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NCJ Number: 148769 Add to Shopping cart Find in a Library
Title: Direct Supervision
Journal: American Jail  Dated:(September-October 1993)  Pages:57-58,60
Author(s): G F Heuer
Date Published: 1993
Page Count: 3
Sponsoring Agency: National Institute of Justice/
Rockville, MD 20849
NCJRS Photocopy Services
Rockville, MD 20849-6000
Sale Source: National Institute of Justice/
NCJRS paper reproduction
Box 6000, Dept F
Rockville, MD 20849
United States of America

NCJRS Photocopy Services
Box 6000
Rockville, MD 20849-6000
United States of America
Type: Survey
Format: Article
Language: English
Country: United States of America
Annotation: This author compares his experiences of working in a jail featuring intermittent supervision and working in a facility using direct supervision.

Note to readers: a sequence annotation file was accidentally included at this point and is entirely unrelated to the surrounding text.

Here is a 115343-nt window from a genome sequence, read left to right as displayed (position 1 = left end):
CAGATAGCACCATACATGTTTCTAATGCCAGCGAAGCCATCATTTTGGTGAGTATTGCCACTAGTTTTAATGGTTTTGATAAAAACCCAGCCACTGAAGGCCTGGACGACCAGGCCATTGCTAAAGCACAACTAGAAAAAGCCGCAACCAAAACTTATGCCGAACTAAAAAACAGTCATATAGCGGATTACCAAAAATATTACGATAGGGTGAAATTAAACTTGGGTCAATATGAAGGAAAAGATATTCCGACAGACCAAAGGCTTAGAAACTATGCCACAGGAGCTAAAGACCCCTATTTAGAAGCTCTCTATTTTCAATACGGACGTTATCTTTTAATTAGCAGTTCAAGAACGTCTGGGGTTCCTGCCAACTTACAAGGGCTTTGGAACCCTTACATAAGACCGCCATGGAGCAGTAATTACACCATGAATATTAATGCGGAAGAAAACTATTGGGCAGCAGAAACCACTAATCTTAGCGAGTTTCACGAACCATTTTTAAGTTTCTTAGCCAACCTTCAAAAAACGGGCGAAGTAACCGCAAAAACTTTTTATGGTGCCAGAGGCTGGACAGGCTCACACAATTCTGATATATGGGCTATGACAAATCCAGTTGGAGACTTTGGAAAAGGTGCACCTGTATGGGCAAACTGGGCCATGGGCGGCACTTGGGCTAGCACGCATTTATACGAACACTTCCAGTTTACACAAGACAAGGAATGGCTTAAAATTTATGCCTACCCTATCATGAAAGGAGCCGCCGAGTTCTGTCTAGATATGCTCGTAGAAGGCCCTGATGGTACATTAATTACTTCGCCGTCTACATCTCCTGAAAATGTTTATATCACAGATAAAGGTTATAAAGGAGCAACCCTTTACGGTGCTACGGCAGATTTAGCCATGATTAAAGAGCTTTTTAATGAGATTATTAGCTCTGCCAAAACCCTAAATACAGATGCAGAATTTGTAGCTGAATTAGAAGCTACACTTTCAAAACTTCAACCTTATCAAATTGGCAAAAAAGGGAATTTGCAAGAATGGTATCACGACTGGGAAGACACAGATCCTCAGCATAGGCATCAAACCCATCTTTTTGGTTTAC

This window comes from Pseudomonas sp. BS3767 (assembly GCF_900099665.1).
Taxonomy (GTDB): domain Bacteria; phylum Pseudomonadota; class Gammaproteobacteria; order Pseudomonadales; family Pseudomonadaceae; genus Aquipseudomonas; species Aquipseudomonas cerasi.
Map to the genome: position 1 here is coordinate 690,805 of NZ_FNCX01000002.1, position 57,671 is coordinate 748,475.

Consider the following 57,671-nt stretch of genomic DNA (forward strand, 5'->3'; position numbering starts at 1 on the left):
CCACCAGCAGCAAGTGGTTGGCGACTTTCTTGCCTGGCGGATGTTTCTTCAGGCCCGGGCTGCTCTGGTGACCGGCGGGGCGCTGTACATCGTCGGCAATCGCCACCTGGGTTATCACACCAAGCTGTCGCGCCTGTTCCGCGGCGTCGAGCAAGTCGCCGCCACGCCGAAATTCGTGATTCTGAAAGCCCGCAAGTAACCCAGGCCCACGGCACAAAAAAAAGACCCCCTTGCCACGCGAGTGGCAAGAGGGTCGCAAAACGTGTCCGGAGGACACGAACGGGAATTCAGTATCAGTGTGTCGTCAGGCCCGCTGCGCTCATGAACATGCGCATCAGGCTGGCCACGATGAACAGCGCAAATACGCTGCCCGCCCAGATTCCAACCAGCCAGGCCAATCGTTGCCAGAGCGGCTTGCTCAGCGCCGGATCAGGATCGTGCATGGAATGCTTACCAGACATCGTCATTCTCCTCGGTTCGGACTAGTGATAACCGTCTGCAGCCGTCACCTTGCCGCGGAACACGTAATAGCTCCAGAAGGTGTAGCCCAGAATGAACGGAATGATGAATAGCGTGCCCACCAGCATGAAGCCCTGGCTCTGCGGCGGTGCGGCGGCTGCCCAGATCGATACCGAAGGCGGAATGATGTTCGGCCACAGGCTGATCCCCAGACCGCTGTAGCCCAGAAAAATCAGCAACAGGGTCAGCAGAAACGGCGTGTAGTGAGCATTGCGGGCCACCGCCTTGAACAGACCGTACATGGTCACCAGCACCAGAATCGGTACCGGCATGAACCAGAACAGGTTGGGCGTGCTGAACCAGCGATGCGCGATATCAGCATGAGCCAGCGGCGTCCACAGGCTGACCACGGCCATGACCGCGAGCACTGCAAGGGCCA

Abstract: In 1980, the author was hired by a jail that now had moved into a new facility equipped with all the latest safety features. The correctional officers sat in stations surrounded by impact resistant glass and talked to inmates through a speaker system. In spite of improved officer safety, the intermittent supervision system generated tension between inmates and officers because of the lack of personal contact and communication. Under the new system, an officer had to call for assistance in dealing with every inmate-related problem; this approach reduced the officer's need to make his own decisions and eliminated any chance for compromise between the inmate and the responding officers. Several years later, the author was hired as warden of a jail and instructed to create a direct supervision facility. Within several weeks of implementation, both officers and inmates were reporting their satisfaction with the new system. Direct supervision allowed more open communication, a greater flow of information to staff, effective enforcement of rules, and more latitude in dealing with inmate violations. However, the author notes the necessity for training and effective supervision by the shift commander in order to prevent correctional officers from identifying too strongly with the inmates.
Main Term(s): Corrections
Index Term(s): Direct supervision jails; Prison construction
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